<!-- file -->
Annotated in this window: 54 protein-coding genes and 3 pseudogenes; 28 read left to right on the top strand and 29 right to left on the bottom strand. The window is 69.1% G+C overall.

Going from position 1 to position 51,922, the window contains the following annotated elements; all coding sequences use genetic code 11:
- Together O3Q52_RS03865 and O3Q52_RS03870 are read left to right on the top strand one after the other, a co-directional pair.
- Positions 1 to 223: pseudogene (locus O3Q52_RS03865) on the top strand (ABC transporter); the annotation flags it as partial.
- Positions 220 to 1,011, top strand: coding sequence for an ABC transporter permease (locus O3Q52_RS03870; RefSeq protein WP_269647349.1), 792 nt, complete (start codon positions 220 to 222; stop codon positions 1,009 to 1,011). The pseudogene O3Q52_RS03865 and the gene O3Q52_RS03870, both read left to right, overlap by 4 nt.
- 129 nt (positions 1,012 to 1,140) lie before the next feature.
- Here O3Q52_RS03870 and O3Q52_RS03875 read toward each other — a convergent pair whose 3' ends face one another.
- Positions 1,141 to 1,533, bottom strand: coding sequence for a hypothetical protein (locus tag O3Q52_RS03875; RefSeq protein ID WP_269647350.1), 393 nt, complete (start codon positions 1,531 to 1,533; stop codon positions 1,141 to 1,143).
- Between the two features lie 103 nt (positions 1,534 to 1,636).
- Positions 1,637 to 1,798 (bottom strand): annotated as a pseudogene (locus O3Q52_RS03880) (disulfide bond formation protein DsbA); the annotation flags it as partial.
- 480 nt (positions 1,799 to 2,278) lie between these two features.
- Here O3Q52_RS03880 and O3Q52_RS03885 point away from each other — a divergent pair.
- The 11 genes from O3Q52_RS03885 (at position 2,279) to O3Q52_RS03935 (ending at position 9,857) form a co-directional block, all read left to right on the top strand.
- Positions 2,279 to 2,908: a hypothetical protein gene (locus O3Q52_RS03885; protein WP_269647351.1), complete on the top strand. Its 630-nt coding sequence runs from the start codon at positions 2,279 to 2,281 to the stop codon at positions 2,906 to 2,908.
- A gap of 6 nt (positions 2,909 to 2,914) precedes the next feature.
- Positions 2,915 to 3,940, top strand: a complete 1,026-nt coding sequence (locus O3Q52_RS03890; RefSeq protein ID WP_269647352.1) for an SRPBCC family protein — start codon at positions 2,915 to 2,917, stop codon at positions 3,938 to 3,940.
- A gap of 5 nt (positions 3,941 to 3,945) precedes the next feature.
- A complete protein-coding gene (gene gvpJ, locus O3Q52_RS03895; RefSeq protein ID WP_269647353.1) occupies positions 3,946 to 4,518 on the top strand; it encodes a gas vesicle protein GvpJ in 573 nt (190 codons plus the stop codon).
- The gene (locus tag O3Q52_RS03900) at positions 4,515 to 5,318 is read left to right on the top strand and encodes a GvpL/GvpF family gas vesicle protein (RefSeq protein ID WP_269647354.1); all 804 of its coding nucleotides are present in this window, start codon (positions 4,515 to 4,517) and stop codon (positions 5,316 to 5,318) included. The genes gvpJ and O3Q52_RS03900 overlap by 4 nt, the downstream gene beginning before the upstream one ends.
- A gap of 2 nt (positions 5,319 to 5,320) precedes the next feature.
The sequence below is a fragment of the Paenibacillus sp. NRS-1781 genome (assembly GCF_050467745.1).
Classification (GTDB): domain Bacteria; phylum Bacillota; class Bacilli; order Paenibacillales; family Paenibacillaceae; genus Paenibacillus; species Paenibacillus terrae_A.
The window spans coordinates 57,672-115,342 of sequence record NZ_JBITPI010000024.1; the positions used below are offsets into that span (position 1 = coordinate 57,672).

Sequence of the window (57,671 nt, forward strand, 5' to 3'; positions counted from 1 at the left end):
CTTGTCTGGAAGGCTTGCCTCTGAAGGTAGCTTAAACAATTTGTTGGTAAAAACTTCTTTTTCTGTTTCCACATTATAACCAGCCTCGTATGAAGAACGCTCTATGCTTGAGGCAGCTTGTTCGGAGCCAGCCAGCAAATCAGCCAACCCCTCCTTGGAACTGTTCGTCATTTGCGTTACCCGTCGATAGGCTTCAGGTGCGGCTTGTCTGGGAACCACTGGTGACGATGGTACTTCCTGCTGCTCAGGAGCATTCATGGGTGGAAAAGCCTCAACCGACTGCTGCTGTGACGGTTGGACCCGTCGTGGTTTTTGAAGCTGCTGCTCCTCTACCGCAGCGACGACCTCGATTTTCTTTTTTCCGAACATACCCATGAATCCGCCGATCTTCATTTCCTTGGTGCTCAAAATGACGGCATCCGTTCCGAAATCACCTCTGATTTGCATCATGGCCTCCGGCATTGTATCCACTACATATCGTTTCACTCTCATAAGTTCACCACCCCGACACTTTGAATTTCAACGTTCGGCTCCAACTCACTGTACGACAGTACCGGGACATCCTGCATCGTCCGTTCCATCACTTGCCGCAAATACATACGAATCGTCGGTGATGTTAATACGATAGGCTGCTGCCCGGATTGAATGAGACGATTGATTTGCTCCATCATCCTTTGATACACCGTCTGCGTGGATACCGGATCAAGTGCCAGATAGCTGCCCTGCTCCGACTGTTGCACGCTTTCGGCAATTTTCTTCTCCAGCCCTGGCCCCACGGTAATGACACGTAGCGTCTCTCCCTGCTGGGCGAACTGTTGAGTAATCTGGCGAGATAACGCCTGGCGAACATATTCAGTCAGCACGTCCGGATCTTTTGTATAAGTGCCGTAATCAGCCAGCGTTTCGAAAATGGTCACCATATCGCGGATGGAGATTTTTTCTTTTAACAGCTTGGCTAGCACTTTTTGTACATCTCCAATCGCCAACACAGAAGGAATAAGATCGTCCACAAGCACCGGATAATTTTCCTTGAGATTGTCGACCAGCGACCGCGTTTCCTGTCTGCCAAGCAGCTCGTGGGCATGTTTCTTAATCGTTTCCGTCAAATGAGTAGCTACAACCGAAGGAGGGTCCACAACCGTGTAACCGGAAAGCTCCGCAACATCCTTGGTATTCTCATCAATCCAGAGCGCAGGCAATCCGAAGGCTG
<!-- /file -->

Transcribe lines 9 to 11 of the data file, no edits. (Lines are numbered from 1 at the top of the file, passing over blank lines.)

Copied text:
- Between the two features lie 103 nt (positions 1,534 to 1,636).
- Positions 1,637 to 1,798 (bottom strand): annotated as a pseudogene (locus O3Q52_RS03880) (disulfide bond formation protein DsbA); the annotation flags it as partial.
- 480 nt (positions 1,799 to 2,278) lie between these two features.